Lifetime spent at cattle sales
THOUGH he officially retired as a cattle sale agent in 2003, John James was still helping out right through last year, before he hung up his hat for good.
John started out at the saleyards in 1963, at a time when the markets were much smaller and the product less varied.
He grew up on a dairy property at Cania and moved into cattle sales.
He began running the old saleyards on Golf Links Rd, organising the drafting for the late Joe Quinn.
"Joe was a great mentor for me and it was a great pleasure working with him," John said.
When Joe Quinn sold out to Dalgety, John stuck around as manager of the Monto branch for a few years before eventually purchasing the business off them.
He used to travel all throughout Queensland organising sales.
"I put an awful lot of time out of district at other sales buying cattle in," he said.
"I had a run I used to do every fortnight where I'd head out to Mackay on Monday, stay the night, then on to Nebo, then Bowen the day after that, Charters Towers the day after that and back home Friday."
One of the biggest changes John oversaw during his time as an agent was introducing store cattle into the mix.
"At that time the Monto sales were all fat cattle, no store cattle, so I decided to hold a store cattle sale to see how it would go," he said.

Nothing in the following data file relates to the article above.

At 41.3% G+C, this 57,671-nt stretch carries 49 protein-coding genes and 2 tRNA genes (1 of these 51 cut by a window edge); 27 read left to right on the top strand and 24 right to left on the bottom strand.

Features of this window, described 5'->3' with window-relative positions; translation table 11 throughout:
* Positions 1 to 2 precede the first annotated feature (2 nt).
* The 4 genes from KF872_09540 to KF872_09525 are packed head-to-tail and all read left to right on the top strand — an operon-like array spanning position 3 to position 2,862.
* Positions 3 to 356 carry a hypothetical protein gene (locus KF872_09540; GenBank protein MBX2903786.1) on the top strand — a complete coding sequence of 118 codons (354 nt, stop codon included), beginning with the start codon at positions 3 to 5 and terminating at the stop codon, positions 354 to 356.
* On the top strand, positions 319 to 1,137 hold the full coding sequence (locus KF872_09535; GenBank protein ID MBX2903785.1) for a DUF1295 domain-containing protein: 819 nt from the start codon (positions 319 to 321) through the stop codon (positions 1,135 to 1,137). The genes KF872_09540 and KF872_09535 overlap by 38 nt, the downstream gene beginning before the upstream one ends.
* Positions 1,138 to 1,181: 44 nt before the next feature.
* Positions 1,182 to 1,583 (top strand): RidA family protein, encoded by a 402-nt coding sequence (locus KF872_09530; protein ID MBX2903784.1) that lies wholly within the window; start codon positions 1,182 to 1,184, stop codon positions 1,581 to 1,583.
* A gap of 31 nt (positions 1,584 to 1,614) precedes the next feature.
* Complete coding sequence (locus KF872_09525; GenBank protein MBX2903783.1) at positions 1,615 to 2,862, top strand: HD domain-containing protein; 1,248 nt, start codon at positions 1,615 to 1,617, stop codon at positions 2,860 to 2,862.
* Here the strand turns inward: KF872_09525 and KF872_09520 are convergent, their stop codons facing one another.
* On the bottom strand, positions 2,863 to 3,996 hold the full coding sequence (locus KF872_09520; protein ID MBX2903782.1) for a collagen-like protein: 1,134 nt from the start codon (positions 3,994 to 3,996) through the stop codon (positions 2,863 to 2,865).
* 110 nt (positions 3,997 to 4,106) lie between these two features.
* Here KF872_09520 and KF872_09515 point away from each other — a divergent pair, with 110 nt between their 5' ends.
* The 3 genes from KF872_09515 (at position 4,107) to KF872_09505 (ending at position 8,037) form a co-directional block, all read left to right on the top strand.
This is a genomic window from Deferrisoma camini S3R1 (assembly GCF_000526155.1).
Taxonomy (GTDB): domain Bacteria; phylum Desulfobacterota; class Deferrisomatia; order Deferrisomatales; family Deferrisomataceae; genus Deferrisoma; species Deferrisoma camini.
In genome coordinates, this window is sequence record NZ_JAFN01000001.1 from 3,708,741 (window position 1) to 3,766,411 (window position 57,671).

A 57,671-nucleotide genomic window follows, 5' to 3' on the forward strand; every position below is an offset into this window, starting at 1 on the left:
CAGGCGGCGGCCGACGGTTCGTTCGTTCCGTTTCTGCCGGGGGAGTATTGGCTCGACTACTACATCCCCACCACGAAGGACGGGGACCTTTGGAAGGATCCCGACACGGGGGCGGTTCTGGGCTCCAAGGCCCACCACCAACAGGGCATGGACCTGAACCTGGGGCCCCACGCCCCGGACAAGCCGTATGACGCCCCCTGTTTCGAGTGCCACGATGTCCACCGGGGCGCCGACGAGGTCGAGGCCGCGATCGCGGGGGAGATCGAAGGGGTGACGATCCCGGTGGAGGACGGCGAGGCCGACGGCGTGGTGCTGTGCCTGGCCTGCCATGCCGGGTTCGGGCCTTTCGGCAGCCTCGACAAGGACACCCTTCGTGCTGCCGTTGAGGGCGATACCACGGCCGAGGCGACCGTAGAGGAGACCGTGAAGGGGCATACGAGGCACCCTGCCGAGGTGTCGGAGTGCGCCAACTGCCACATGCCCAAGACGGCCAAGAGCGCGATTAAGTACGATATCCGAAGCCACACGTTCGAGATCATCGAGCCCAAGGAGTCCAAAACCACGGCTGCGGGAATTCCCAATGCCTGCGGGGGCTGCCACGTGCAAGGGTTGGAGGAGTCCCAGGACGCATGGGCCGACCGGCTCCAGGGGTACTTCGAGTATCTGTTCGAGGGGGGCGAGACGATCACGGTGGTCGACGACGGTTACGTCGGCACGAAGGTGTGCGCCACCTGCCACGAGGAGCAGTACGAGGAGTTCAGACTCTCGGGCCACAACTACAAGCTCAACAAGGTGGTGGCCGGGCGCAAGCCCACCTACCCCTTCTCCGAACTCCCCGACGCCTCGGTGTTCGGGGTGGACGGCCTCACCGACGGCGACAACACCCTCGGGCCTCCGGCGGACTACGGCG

"It was actually a great success and I had to use two sets of steel yards to back up the old wooden yards because we booked so many."
At the time, cattle simply weren't sold if they weren't fit for the meatworks, but John's decision to move into store opened up the market.
From then on, store cattle became a bigger part of the sales, continuing into the present day under Monto Cattle and Country.
Similar to John under Joe Quinn, Brad and Donna McInally of Monto Cattle and Country started out working with John in the 1980s before eventually purchasing the business off him in 2003.
John continued to stick around at the markets, helping out where he could.
"When I retired and sold out to Brad and Donna, I said if you need me around the yards, I'll come over two days every fortnight because I like to get out and do something," he said.
This lasted up until December 6, when at the age of 79, John decided he didn't have it in him to keep up the duties, so he decided to retire for good.